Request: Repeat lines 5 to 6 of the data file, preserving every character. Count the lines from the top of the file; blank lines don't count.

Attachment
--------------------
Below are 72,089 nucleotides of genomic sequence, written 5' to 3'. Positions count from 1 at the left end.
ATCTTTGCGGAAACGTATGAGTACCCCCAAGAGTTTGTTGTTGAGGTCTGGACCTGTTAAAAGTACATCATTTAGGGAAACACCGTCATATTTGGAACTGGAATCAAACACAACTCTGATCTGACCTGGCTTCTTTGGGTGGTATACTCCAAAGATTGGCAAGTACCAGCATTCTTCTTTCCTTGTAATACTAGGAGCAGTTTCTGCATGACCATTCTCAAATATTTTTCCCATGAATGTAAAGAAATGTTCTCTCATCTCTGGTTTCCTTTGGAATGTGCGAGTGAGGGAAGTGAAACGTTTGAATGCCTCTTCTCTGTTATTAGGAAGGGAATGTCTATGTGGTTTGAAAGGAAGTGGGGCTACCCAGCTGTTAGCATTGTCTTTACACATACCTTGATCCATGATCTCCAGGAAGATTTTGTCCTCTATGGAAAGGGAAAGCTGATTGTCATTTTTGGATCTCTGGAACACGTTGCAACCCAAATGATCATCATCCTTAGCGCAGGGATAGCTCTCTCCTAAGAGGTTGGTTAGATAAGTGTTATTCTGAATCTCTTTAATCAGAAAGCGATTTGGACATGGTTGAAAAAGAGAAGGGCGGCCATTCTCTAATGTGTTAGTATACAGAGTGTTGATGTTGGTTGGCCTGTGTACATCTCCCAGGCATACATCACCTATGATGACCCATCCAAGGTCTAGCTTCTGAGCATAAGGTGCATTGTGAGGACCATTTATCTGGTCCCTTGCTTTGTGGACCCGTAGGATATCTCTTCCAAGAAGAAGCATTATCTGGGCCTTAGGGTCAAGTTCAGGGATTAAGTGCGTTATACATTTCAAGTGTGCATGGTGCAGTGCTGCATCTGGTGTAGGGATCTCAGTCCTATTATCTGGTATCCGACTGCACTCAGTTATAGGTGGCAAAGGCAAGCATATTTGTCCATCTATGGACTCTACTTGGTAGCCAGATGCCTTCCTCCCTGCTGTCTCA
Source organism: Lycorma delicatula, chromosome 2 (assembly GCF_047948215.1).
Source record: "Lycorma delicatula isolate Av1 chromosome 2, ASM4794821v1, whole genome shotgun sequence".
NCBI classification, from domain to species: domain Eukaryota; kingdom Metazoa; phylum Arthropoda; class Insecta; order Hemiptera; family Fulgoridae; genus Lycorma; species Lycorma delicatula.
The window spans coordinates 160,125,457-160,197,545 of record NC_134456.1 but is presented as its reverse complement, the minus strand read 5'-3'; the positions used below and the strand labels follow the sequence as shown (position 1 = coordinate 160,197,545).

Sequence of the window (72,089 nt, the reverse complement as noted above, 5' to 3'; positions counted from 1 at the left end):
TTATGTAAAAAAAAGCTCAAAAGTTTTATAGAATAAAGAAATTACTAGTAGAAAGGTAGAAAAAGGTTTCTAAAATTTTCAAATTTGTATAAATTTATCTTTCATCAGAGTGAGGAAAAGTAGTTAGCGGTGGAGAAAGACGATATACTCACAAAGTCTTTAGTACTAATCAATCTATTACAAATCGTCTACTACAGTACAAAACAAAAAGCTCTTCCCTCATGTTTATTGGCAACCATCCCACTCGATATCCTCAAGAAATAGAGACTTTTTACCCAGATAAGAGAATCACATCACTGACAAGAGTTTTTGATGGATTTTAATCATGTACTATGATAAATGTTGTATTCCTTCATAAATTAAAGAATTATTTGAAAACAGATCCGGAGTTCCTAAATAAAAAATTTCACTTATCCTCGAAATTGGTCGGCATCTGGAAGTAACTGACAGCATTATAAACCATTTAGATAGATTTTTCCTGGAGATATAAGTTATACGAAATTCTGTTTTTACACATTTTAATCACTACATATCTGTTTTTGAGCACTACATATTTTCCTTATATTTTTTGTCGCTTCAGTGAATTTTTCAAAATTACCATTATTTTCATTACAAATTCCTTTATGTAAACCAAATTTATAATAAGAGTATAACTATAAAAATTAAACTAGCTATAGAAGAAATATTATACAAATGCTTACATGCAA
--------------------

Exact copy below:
NCBI classification, from domain to species: domain Eukaryota; kingdom Metazoa; phylum Arthropoda; class Insecta; order Hemiptera; family Fulgoridae; genus Lycorma; species Lycorma delicatula.
The window spans coordinates 160,125,457-160,197,545 of record NC_134456.1 but is presented as its reverse complement, the minus strand read 5'-3'; the positions used below and the strand labels follow the sequence as shown (position 1 = coordinate 160,197,545).